Freedom Of Speech Materials

The First Amendment to the United States Constitution

Congress shall make no law respecting an establishment of religion, or prohibiting the free exercise thereof; or abridging the freedom of speech, or of the press; or the right of the people peaceably to assemble, and to petition the Government for a redress of grievances.

 

 

Website http://law2.umkc.edu/faculty/projects/ftrials/conlaw/studentspeech.htm

 

Hypothetical Band Tee Shirt Video 1 http://law2.umkc.edu/faculty/projects/ftrials/conlaw/studentspeech.htm

 

Video (Schools Side) Freedom of Speech 2 ( Tinker ) http://vimeo.com/66817013

 

Video (National History Day Project) Freedom of Speech 3 ( Tinker ) https://www.youtube.com/watch?v=wzF8MxX5RbQ

 

Video Lego Informational Freedom of Speech Tinker 4 https://www.youtube.com/watch?v=

 

According to some Supreme Court Cases

Freedom of speech includes the right:

Not to speak (specifically, the right not to salute the flag).
West Virginia Board of Education v. Barnette, 319 U.S. 624 (1943).
Of students to wear black armbands to school to protest a war (“Students do not shed their constitutional rights at the schoolhouse gate.”).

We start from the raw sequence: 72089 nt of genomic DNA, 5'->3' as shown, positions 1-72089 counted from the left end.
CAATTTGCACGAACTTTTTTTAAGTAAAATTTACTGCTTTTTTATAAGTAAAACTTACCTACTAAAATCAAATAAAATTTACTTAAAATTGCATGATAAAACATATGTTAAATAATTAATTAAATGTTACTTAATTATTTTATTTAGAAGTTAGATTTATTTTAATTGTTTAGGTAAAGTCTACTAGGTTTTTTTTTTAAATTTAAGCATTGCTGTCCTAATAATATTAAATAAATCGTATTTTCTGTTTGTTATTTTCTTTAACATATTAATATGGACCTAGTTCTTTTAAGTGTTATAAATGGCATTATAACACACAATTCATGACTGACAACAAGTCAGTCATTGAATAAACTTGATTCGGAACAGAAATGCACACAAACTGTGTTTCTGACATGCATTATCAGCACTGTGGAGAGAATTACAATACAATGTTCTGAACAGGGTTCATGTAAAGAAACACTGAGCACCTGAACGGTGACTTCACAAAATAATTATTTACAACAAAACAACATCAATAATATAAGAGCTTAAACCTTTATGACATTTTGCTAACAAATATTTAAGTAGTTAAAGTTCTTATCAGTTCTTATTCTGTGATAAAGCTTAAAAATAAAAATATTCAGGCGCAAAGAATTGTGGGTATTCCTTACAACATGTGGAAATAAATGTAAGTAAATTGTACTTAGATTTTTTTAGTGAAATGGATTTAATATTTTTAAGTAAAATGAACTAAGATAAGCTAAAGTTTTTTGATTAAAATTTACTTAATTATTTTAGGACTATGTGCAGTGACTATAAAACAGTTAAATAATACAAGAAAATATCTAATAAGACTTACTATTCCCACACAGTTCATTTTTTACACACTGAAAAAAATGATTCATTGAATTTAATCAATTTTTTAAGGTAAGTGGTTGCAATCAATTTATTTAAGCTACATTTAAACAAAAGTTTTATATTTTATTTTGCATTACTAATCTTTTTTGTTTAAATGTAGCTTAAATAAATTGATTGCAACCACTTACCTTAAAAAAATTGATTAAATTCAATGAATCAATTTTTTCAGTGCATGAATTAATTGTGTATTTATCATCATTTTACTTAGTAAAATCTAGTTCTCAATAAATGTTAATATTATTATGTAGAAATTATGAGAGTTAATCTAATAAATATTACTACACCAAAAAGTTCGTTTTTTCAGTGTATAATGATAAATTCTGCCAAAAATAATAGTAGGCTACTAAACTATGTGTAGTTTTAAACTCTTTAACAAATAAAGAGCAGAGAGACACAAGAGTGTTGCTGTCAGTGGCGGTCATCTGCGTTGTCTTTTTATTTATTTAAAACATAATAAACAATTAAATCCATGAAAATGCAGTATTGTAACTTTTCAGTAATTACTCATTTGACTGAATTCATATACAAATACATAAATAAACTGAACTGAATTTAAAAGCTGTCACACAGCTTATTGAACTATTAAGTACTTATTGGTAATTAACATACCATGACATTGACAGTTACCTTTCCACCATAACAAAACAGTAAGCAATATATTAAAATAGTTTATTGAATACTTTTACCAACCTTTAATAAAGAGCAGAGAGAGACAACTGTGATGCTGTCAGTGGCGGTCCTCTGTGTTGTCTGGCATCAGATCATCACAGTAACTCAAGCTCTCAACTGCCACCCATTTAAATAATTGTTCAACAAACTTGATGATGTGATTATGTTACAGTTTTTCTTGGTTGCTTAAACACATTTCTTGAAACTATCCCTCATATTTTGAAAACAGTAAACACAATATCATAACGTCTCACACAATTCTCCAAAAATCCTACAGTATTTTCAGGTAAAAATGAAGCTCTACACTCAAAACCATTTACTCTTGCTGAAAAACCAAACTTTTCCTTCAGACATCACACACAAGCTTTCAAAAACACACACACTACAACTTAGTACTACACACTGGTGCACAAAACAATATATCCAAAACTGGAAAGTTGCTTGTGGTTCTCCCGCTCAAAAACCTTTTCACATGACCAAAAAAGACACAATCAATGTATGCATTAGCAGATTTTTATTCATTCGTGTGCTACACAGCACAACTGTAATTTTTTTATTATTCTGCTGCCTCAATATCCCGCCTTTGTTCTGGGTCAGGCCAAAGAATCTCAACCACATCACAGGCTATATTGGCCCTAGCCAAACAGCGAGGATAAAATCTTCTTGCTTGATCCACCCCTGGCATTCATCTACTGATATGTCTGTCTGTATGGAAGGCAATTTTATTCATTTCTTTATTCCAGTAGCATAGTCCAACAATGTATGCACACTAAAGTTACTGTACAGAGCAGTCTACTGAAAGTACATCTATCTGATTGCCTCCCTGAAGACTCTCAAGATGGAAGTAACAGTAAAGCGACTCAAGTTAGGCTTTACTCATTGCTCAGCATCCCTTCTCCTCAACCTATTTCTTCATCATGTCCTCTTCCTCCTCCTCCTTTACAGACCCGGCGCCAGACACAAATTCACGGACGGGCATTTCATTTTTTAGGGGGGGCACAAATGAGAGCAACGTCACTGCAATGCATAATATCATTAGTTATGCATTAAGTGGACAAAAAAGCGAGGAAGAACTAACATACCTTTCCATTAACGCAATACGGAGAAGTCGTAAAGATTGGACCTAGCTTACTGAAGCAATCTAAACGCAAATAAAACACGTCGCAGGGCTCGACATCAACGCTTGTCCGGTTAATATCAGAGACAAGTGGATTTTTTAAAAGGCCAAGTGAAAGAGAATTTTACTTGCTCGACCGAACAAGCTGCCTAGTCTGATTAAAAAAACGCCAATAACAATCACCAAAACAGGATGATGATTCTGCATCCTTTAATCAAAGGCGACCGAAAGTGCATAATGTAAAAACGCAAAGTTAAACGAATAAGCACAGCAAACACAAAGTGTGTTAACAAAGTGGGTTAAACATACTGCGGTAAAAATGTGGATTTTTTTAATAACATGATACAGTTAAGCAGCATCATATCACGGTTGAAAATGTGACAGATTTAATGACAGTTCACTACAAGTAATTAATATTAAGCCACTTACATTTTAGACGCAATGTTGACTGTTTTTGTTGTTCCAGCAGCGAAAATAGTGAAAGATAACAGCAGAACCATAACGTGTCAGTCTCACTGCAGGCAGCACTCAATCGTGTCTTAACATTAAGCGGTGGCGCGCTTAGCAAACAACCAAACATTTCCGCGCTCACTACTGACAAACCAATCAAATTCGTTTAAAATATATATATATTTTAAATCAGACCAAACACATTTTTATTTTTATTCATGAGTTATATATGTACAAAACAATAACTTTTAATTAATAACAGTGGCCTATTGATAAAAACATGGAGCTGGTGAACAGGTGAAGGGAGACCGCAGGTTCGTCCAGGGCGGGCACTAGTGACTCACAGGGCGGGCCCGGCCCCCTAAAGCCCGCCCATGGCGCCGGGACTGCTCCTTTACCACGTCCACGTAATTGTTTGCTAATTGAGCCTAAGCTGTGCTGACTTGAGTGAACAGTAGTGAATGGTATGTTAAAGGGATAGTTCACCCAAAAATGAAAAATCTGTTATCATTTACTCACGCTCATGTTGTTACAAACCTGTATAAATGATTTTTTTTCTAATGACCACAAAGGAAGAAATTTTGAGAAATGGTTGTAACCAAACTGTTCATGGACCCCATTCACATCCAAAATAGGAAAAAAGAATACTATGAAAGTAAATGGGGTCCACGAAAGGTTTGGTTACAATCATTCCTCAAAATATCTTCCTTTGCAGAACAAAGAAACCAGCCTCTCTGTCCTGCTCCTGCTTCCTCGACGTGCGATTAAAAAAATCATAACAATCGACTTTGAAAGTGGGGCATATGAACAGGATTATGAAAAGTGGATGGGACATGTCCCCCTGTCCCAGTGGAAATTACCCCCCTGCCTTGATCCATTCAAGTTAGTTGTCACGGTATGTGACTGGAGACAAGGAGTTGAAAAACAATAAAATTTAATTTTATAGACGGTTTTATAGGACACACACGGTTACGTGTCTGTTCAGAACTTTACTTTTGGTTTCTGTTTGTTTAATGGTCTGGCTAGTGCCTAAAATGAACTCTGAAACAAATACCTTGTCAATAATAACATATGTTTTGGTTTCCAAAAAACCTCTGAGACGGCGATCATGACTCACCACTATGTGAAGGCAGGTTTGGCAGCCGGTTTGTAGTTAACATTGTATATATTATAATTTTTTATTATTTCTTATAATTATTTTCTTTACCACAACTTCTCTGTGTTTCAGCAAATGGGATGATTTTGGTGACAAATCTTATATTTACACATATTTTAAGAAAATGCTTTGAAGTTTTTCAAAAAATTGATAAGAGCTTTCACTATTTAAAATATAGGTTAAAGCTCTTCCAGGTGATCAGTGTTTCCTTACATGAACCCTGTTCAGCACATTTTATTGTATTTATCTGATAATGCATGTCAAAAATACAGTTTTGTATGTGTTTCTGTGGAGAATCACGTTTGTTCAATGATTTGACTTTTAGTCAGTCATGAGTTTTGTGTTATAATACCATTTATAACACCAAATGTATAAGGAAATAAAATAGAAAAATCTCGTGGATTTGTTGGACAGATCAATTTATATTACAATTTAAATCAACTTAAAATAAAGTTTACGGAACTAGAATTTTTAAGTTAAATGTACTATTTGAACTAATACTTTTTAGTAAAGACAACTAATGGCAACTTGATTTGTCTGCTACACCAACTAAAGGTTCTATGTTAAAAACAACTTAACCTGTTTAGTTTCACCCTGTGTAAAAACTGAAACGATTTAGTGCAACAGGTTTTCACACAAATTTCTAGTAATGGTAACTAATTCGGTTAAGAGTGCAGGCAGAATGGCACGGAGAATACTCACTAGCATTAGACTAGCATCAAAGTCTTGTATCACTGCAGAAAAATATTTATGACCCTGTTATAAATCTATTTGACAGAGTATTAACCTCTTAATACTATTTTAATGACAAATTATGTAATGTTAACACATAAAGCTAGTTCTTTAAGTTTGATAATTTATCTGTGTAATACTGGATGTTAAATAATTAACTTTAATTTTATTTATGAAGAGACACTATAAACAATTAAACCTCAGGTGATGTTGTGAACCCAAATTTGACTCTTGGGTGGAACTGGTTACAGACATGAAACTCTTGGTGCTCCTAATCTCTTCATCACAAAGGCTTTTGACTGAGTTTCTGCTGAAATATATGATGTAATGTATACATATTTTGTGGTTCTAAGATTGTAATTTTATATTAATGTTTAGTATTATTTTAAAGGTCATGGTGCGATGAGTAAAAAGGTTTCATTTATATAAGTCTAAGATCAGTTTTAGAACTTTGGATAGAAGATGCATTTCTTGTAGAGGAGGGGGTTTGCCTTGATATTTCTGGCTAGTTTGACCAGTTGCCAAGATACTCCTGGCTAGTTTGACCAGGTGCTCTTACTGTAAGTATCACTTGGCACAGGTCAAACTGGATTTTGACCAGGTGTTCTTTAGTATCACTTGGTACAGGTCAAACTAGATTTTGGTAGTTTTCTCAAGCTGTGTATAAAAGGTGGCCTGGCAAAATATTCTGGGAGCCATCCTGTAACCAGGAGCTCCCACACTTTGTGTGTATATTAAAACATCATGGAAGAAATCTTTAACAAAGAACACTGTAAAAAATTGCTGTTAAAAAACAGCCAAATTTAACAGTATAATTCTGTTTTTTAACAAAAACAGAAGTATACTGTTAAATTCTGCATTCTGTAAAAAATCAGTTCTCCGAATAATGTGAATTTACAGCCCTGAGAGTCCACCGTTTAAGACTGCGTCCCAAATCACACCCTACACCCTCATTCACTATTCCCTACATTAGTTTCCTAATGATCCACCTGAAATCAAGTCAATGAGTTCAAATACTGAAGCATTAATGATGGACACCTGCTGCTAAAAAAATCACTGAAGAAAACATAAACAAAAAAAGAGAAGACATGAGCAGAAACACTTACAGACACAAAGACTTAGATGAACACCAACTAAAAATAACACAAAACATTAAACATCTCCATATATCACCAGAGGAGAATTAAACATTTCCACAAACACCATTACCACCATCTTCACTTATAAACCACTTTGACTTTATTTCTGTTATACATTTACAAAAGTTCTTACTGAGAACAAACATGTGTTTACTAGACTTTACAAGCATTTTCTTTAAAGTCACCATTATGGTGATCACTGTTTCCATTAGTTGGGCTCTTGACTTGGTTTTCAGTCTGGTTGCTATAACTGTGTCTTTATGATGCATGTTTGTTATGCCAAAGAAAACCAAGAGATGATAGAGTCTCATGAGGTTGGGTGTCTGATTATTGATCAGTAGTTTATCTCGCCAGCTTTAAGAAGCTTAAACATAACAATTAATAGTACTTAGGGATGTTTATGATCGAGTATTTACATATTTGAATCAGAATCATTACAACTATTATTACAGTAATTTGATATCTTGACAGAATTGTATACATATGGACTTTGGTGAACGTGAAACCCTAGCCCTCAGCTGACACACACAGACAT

Tinker v. Des Moines, 393 U.S. 503 (1969).
To use certain offensive words and phrases to convey political messages.
Cohen v. California, 403 U.S. 15 (1971).
To contribute money (under certain circumstances) to political campaigns.
Buckley v. Valeo, 424 U.S. 1 (1976).
To advertise commercial products and professional services (with some restrictions).
Virginia Board of Pharmacy v. Virginia Consumer Council, 425 U.S. 748 (1976); Bates v. State Bar of Arizona, 433 U.S. 350 (1977).
To engage in symbolic speech, (e.g., burning the flag in protest).
Texas v. Johnson, 491 U.S. 397 (1989); United States v. Eichman, 496 U.S. 310 (1990).

 

 

Freedom of speech does not include the right:

To incite actions that would harm others (e.g., “[S]hout[ing] ‘fire’ in a crowded theater.”).
Schenck v. United States, 249 U.S. 47 (1919).
To make or distribute obscene materials.
Roth v. United States, 354 U.S. 476 (1957).
To burn draft cards as an anti-war protest.
United States v. O’Brien, 391 U.S. 367 (1968).
To permit students to print articles in a school newspaper over the objections of the school administration. 
Hazelwood School District v. Kuhlmeier, 484 U.S. 260 (1988).
Of students to make an obscene speech at a school-sponsored event.
Bethel School District #43 v. Fraser, 478 U.S. 675 (1986).
Of students to advocate illegal drug use at a school-sponsored event.
Morse v. Frederick, __ U.S. __ (2007).

 

 

Linked Articles

Do Students Still Have Free Speech in School? http://www.theatlantic.com/education/archive/2014/04/do-students-still-have-free-speech-in-school/360266/

 

Web site Free speech and public schools - http://www.centerforpubliceducation.org/Main-Menu/Public-education/The-law-and-its-influence-on-public-school-districts-An-overview/Free-speech-and-public-schools.html


 

Student's Free Speech Rights and the Internet http://www.edu-cyberpg.com/Teachers/studentfreespeach.html

 

Free speech or cyberbullying? http://www.nytimes.com/2009/02/08/world/americas/08iht-08cyberbully.20008426.html?_r=0

 

 

 

 

 

 

 

 

 

 

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